In addition, any downtime on traditional robots could take up to two weeks to get a service tech to address. In comparison, the Hirebotics BotX system includes 24-hour service that responds with the touch of a button in the Hirebotics app.
Larson recognized immediately that the cobots free up workers to pursue more value-added tasks.
“We can now reallocate our existing manual welders to handle the larger, more profitable parts, while we’re still able to get the little parts done using the BotX,” he says.
At PMI, cobots work side by side with people without safety fencing or large disruptions to shop space. Applied like any other tool, the cobots’ humanlike speed and payload capacities maximize the productivity of human-machine pairing. Now Larson says, PMI “can quote work we haven’t been able to quote before. By the time we accept the PO, we can have a cobot ready to weld the parts before we even get the first order in the door.”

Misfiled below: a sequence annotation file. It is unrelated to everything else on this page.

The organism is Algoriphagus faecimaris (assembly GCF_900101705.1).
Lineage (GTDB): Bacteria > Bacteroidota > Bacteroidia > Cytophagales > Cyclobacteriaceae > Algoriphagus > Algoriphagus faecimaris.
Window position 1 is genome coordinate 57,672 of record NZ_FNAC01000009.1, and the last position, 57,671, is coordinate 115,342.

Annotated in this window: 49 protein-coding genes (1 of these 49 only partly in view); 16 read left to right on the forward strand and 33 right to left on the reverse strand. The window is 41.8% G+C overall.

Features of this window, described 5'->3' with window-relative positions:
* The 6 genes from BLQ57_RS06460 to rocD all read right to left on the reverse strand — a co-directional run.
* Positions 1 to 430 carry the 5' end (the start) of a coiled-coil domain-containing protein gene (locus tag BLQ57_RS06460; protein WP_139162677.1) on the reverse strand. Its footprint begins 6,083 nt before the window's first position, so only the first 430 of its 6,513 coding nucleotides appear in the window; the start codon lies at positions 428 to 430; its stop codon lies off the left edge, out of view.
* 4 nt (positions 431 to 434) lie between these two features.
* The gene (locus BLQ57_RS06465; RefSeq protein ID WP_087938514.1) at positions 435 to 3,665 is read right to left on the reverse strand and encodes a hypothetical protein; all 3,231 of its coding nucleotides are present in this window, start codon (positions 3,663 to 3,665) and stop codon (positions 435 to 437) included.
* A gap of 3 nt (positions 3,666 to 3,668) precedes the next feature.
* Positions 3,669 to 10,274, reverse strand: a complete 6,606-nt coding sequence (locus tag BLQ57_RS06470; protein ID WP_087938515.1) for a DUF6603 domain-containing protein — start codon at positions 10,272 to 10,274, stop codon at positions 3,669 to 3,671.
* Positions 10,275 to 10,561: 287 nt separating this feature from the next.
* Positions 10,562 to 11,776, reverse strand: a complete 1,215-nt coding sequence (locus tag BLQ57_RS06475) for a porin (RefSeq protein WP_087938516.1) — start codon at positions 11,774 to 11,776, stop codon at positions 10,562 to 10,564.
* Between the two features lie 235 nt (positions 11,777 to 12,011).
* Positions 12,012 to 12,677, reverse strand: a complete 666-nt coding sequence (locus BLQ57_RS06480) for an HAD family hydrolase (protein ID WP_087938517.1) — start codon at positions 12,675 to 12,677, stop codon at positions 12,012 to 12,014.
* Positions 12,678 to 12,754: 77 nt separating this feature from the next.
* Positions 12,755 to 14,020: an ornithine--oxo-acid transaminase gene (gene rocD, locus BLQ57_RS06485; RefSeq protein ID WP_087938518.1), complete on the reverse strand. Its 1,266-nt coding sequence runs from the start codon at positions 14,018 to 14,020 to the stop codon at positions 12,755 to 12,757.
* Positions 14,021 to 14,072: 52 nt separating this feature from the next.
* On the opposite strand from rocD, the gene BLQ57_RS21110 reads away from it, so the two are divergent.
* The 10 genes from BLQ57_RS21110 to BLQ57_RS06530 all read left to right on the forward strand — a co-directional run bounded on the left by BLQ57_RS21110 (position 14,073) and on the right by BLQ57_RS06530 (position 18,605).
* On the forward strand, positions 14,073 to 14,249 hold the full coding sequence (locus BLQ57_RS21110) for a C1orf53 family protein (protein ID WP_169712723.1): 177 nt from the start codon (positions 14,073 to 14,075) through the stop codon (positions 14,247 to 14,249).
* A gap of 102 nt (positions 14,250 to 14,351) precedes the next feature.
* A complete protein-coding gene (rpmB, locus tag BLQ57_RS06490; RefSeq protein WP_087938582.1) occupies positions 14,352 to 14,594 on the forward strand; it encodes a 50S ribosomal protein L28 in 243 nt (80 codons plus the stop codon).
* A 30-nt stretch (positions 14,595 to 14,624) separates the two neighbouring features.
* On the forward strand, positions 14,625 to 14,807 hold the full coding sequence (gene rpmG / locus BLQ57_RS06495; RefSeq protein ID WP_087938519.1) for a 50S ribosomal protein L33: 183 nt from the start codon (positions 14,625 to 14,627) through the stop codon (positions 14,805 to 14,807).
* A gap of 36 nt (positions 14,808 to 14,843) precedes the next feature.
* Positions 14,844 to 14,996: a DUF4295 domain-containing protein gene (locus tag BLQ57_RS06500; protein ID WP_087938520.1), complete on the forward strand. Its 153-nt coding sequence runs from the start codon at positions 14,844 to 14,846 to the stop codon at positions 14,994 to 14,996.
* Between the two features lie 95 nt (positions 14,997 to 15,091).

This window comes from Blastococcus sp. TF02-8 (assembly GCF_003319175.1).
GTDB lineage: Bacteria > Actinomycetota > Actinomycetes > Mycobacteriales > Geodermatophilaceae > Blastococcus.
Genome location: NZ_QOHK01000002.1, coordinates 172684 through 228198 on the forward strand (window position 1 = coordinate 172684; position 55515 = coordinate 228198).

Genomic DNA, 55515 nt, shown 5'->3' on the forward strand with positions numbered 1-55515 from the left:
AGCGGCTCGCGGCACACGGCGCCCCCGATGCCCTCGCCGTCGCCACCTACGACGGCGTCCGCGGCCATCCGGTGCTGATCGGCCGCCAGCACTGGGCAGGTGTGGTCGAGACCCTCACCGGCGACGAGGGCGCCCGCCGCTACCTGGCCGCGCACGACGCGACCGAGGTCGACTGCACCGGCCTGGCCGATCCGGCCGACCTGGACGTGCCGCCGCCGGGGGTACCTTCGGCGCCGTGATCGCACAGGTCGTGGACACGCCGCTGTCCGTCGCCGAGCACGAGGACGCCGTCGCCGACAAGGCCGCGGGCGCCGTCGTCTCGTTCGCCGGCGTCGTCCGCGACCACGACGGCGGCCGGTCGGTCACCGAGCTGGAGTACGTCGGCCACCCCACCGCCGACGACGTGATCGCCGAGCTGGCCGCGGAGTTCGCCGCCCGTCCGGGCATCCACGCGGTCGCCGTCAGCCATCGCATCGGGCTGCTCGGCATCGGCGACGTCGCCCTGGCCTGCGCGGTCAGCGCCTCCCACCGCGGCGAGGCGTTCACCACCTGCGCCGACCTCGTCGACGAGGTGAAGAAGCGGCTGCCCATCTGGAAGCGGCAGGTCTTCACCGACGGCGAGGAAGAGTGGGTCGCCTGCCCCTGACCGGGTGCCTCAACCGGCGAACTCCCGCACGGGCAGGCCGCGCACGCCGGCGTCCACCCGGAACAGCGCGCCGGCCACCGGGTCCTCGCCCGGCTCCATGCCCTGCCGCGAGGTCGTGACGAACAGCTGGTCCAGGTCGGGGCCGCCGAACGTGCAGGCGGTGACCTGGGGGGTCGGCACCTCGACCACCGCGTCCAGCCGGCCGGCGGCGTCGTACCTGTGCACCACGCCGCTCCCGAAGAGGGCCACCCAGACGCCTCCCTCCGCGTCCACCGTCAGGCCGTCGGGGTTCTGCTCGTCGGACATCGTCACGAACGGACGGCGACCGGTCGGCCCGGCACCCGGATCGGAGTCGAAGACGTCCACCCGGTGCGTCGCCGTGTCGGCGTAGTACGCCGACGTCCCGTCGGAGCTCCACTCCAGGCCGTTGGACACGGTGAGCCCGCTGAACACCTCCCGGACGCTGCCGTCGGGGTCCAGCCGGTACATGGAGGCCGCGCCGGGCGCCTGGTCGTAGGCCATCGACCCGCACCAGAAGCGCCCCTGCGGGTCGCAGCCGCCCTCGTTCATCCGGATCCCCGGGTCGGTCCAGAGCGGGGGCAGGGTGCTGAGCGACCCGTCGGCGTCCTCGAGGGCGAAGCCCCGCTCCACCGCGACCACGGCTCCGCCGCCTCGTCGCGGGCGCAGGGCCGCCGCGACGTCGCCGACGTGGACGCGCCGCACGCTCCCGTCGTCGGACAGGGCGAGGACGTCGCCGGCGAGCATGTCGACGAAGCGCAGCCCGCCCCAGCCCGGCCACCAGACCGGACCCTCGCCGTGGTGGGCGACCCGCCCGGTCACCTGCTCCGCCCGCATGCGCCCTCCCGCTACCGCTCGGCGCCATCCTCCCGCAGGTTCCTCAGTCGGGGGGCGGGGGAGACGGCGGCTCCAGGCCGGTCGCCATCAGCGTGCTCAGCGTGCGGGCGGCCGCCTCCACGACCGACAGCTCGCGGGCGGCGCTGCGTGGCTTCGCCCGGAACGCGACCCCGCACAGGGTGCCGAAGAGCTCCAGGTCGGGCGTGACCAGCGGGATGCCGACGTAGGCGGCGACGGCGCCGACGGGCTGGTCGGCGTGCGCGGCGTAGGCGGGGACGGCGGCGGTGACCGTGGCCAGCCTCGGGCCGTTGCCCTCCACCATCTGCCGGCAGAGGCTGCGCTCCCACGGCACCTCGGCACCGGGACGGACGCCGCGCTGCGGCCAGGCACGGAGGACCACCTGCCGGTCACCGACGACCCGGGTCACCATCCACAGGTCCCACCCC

Larson has also found that the cobots could be an answer to closing both the skills and the demographics gap in manufacturing as they appeal to younger workers, who are often hard to hire and retain in manufacturing jobs.
“After we put the robots in and were looking to fill a position for a robotic and technology lead person, we found a lot of the younger employees were all interested in applying,” he says. “It’s a big hit for the younger generation who wants to be involved with technology and be able to work and program robots.”